Color goes beyond cosmetics and fashion. The industry can learn from thinking outside the box and broadening horizons by looking for applications in textiles, glass, bioenergetics, and paints and coatings, where innovations that haven’t even been thought of yet may be hiding.
Cospheric has been working on microspheres, microparticles and powders for over ten years in other industries. The microtechnology company developed its own proprietary process to produce polymer microspheres with tightly controlled particle size, opacity, color, sphericity, as well as internal and surface charge and magnetic properties. The unique advantage of opaque microspheres from Cospheric is that maximum hiding power is achieved with one invisible and feather-light layer.
They are used in paints and coatings industries because they: create a rich color; act as a filler, allowing the formulators to achieve the right viscosity of the product; spread easily, and ensure uniformity of the coating layer. While the company is in talks with several manufacturers, the technology has not yet been utilized yet by a cosmetics brand. But the potential is there.
More recently, the company developed a real-time, reliable technique for measuring electrostatic charge on microspheres. The technique involves creating a monolayer of microspheres contained in microstructure with each sphere being separated from its neighbors. This technique allows precise measurement of electrostatic charge of a large quantity of microspheres without allowing sphere-sphere interactions. The spheres will move in response to direction and strength of electric field. Armed with a fast and reliable technique for measuring electrostatic charge, engineers at Cospheric are able to do controlled experiments and tune their manufacturing process to produce microspheres and coatings of desired charge based on customer’s needs and specifications.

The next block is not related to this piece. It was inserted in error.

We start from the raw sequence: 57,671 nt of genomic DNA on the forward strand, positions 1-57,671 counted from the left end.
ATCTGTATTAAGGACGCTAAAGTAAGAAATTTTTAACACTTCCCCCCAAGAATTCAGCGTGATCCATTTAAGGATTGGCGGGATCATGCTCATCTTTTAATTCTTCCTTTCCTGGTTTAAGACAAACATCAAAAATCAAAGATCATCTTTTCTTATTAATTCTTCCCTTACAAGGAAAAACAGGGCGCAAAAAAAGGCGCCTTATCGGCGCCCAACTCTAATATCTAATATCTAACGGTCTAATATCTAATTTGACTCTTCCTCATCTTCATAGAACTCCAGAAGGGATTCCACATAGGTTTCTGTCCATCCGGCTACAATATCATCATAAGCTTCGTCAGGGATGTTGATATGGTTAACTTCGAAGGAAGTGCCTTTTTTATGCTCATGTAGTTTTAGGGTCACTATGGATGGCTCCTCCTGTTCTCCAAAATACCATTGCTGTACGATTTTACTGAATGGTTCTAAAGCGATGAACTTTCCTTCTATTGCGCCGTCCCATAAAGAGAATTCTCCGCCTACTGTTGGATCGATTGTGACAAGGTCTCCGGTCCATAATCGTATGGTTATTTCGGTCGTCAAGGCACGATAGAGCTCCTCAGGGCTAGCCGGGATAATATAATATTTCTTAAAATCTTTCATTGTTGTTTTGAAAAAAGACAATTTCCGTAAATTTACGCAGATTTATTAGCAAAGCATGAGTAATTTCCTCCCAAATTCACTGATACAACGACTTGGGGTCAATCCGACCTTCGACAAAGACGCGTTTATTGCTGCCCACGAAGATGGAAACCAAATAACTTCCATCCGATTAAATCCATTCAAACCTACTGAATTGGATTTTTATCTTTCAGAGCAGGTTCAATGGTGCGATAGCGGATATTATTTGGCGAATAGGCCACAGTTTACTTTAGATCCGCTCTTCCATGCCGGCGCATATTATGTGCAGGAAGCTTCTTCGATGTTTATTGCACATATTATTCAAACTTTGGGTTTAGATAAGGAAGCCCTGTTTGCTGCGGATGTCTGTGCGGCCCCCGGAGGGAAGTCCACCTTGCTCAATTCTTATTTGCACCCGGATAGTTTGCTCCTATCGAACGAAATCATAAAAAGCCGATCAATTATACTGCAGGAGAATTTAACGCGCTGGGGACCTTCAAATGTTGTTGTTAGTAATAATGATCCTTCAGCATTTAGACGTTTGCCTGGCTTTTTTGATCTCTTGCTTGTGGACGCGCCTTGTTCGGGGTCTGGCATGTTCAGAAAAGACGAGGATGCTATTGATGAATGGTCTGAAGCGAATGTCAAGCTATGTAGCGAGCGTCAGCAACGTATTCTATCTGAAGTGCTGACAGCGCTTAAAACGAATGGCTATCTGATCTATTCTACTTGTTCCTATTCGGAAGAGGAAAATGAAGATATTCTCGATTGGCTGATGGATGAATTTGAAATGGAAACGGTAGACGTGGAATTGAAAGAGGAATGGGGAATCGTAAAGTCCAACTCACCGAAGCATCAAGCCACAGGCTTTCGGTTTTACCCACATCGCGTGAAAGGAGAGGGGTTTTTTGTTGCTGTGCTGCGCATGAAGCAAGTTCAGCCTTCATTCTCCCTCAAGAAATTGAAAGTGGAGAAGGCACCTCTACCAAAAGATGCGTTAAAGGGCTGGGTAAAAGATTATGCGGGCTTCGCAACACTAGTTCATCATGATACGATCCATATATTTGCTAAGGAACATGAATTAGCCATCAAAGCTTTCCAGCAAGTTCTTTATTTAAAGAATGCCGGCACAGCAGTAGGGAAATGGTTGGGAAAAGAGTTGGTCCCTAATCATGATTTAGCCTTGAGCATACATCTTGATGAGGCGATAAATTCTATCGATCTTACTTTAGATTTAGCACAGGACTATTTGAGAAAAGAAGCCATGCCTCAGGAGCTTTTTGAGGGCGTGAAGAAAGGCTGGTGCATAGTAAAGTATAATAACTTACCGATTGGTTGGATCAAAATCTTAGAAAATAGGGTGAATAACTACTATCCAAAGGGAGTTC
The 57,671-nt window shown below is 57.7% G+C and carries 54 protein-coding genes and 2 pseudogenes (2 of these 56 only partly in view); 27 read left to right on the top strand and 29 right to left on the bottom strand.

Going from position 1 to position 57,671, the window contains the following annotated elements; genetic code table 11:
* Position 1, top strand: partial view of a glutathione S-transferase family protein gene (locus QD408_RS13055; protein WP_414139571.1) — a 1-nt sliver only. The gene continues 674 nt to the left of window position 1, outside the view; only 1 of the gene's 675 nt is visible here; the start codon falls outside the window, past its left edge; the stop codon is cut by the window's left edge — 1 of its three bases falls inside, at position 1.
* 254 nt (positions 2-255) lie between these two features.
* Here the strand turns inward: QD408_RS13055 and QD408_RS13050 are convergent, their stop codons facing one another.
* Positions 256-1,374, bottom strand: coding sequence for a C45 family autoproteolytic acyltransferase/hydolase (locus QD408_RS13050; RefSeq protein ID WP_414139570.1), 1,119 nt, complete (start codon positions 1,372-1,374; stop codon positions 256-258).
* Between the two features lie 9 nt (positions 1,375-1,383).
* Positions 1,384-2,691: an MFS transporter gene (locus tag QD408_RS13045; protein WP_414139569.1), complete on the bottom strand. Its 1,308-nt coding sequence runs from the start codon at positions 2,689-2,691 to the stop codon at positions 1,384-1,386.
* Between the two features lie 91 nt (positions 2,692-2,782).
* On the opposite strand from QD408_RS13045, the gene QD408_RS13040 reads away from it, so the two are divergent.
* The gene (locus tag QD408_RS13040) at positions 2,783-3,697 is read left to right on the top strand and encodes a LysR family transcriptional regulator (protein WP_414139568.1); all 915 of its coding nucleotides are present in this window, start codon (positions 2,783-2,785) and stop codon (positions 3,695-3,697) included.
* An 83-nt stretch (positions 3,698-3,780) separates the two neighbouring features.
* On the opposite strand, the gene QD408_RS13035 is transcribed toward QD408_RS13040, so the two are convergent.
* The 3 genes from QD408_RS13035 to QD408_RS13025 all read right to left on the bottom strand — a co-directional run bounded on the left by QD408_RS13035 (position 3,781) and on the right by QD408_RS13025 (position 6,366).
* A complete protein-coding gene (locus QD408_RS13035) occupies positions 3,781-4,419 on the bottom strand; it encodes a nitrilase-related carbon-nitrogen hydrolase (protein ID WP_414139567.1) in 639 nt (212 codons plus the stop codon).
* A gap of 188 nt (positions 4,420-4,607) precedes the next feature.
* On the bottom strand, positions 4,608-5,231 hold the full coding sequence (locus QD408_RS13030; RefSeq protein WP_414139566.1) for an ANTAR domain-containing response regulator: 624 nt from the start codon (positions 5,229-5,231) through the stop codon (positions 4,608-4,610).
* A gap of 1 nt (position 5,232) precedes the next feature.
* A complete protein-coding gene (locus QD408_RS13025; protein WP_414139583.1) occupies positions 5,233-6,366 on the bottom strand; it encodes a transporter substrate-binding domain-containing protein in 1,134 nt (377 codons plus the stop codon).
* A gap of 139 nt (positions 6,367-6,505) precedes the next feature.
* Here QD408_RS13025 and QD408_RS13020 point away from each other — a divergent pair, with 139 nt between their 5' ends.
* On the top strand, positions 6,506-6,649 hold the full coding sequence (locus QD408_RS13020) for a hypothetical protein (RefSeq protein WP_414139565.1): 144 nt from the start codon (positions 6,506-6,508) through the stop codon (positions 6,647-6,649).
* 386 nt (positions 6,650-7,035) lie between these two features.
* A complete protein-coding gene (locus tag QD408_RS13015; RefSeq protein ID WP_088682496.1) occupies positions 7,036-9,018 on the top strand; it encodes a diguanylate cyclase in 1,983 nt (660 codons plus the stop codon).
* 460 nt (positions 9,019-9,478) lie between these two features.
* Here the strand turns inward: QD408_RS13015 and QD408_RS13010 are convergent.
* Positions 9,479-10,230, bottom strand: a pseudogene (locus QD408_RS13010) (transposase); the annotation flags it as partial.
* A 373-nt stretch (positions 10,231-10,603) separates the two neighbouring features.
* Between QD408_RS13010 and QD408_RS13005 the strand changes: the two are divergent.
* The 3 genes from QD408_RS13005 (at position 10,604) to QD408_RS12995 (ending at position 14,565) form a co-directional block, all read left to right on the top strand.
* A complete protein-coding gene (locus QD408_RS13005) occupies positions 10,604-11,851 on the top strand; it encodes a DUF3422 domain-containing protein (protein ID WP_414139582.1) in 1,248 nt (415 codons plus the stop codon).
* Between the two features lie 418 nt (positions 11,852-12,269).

Electrostatic charge can be used in color cosmetics to control how a product interacts with the skin. Human skin has highly positive electrostatic charge. Since like charges repel and opposite charges attract, the charge of the cosmetic products can be manipulated to be more attracted to the skin—if the product is designed to be absorbed or stay for a long time, or less attracted to the skin—if the product only needs to stay for a short time and be easily wiped off the skin.
There are numerous applications of the company’s dual-functionalized microspheres as well, with most of them still waiting to be discovered. “I see it being used for creating interesting color-change effects, more effective blending with skin color or even some light-reflecting effects for younger-looking skin,” said Lipovetskaya. “Formulators can mix microspheres to make their own formulation and consumers can buy different colors and create their own blend as well.”
One particularly interesting and unique feature of these microspheres is their ability to orient themselves in response to electromagnetic field and show a visual response. This is achieved by making spheres both bipolar and bichromal, with dipole precisely aligned with two differently colored hemispheres. The sphere will rotate in electromagnetic field to align more positive hemisphere to the negatively charged stimuli and vice versa. As the spheres align themselves, the viewer will observe the color of one hemisphere, while the other hemisphere will be hidden from view, providing an obvious strong visible indication of the presence of the field. In alternating electromagnetic field, these microspheres can spin at hundreds of times per second.
The spheres were originally developed for very high tolerance electronic paper reflective digital displays, where functionalized microspheres are used to create an image that appears to the viewer. This functionality is achieved with proprietary and patented process that allows extremely precise coating on one hemisphere without affecting the other. Each coating is custom formulated for color, charge, magnetic, electric, and surface properties, and solvent resistance per customers’ needs. Color combinations are truly unlimited. “More pigments used for industrial applications can be explored and qualified. If we could test and approve them for cosmetic applications, the industry would have so many more materials to use,” concluded Lipovetskaya.
Read more about the innovation of color in the April 2010 issue of GCI magazine.